The New York Times' Chris Christie profile: 5 takeaways

Matt Bai explores how New Jersey's Republican Governor has used his war with a teachers union to catapult himself to national stardom

Gov. Chris Christie (R-NJ) uses his weight to his advantage, says Matt Bai in The New York Times, and acts like the impulsive bully that people assume he is.
(Image credit: Corbis)

New Jersey Gov. Chris Christie (R) is so popular among conservatives that he simply cannot shake off their entreaties to seek the Republican presidential nomination (he swears he's not running). His YouTube harangues against his enemies — notably, New Jersey's teachers union — have gone viral. His popularity rating has remained above 50 percent in a blue state. What's his secret? Matt Bai takes a thorough look in a lengthy New York Times Magazine profile. Here are the five key talking points:

1. Christie is an accidental governor

There is "something astonishing about the ascent of Chris Christie," says Bai, and even the governor now admits to being surprised he unseated Democrat Jon Corzine in 2009. Christie is "about as slick as sandpaper," and offered no real platform during the campaign, relying instead on "conservative platitudes" and Corzine's unpopularity. When he won, he had "little notion of what he was going to do next."

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2. He uses his weight as a political weapon

"Christie is fat," Bai states bluntly, but he uses his weight to his advantage. People look at him and assume, "consciously or not," that he is "undisciplined and impulsive," like a bull in a china shop. He exploits that assumption to say some pretty mean and uncomfortable things, but also lets it lull opponents into underestimating his sharp, almost "preternatural" political skills.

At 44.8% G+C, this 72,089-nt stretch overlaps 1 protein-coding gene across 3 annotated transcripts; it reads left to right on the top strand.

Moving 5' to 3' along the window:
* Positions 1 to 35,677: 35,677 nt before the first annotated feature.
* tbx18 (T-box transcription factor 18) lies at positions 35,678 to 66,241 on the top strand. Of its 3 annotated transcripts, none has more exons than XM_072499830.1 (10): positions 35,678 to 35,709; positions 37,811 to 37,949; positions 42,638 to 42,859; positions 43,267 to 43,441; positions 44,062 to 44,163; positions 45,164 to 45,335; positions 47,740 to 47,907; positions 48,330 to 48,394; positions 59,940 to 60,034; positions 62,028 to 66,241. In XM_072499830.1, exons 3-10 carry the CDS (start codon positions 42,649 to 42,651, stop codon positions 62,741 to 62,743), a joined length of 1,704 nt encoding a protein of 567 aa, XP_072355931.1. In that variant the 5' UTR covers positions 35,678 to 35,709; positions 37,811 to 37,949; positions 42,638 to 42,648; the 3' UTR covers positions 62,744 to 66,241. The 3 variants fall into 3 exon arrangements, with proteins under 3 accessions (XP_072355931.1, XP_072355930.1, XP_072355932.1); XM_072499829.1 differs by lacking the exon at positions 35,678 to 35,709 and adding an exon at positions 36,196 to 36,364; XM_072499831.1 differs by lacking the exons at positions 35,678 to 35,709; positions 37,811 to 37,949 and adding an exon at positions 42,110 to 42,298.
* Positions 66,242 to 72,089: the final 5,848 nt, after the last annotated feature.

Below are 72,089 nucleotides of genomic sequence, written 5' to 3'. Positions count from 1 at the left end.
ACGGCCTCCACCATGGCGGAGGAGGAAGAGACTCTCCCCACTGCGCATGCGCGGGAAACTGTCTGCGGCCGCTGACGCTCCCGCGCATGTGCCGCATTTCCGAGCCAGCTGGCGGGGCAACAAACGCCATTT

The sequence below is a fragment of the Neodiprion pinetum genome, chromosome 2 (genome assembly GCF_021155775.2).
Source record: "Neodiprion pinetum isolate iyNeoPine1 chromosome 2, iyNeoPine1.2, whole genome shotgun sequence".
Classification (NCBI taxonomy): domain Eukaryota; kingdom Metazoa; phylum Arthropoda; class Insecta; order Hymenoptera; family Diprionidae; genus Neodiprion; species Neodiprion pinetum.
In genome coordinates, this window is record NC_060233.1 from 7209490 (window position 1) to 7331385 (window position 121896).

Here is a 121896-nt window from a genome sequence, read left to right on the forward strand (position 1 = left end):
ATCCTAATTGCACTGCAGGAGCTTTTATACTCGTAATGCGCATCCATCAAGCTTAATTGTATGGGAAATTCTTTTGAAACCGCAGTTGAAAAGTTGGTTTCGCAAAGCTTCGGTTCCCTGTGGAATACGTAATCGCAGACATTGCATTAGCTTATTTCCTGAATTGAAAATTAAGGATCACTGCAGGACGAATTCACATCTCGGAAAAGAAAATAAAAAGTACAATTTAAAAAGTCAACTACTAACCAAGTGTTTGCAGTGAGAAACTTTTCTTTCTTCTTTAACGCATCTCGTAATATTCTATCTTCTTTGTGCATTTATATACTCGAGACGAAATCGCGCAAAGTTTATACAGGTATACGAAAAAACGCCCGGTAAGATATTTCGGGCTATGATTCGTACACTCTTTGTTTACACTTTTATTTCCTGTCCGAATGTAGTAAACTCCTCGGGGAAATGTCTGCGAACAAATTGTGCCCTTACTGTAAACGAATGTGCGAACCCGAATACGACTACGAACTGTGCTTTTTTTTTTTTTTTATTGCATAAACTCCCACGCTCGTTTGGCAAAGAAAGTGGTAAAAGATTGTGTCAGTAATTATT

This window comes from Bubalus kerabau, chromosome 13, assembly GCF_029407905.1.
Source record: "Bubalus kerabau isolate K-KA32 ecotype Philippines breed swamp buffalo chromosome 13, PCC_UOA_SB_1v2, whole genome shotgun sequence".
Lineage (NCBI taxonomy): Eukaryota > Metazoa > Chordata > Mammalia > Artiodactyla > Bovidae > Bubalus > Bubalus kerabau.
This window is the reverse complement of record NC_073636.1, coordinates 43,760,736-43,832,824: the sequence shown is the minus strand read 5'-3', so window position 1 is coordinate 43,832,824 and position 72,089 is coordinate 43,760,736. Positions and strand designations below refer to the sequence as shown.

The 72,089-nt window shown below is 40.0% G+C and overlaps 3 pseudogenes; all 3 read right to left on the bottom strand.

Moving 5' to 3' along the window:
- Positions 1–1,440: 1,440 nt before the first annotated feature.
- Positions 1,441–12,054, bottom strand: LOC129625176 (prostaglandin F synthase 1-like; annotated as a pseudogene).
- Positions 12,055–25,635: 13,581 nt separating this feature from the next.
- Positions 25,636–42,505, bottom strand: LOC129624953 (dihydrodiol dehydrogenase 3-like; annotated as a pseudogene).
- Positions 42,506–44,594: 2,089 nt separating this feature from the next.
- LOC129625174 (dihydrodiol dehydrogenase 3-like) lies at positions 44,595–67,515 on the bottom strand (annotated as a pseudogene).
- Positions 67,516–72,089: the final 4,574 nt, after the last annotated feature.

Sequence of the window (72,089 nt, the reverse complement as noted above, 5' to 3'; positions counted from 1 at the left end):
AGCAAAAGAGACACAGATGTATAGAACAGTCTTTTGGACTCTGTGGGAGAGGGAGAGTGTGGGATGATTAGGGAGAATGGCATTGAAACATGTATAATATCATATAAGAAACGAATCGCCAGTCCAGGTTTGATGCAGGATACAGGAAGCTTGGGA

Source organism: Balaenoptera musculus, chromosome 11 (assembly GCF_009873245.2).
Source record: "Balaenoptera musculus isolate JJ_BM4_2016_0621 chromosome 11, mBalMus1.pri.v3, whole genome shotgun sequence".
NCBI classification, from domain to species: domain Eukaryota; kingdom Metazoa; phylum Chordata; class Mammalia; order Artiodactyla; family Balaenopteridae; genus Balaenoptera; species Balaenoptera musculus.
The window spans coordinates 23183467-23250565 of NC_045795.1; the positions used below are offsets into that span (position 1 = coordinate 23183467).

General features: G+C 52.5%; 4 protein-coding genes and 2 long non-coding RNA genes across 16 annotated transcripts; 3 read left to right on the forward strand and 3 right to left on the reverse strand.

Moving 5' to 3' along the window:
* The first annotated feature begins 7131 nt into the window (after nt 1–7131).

3. Christie found an "ideal adversary" in public-employee unions

Christie knows that "every story has both a protagonist and an antagonist," and he's found his "ideal adversary": Public-employee unions, and specifically, New Jersey's powerful teachers union. He mercilessly attacks the union over its pension and benefits, and the union plays into his hands by seeming inflexible at this time of "economic vertigo," when the public wants to see shared sacrifice. There's some risk in vilifying teachers, but so far, "Christie seems to be winning at every turn."

4. But it might not last

This year will tell us a lot about Christie's "staying power," Bai says. The Democratic legislature has only passed a few of his key agenda items so far, and political observers in New Jersey and nationwide are watching to see "whether Christie's argument will begin to lose its resonance as voters inevitably grow weary of the hostility and the rhetorical smack downs." Christie is an undisputed master at the genre, but "sooner or later, most people tend to tire of the boorish guy at the party, even if he's entertaining, and even if he has a point."

5. Democrats are seeking his advice, too

It's hard to dispute that Christie does, in fact, have a point, Bai says. As the prolonged recession ravages state budgets, governors from both parties are having to face the hard fact that their states have over-promised on pensions. Christie says that several newly elected governors, even Democrats, have called "to seek his counsel" on tackling their budget woes.

Read the entire article in The New York Times Magazine.

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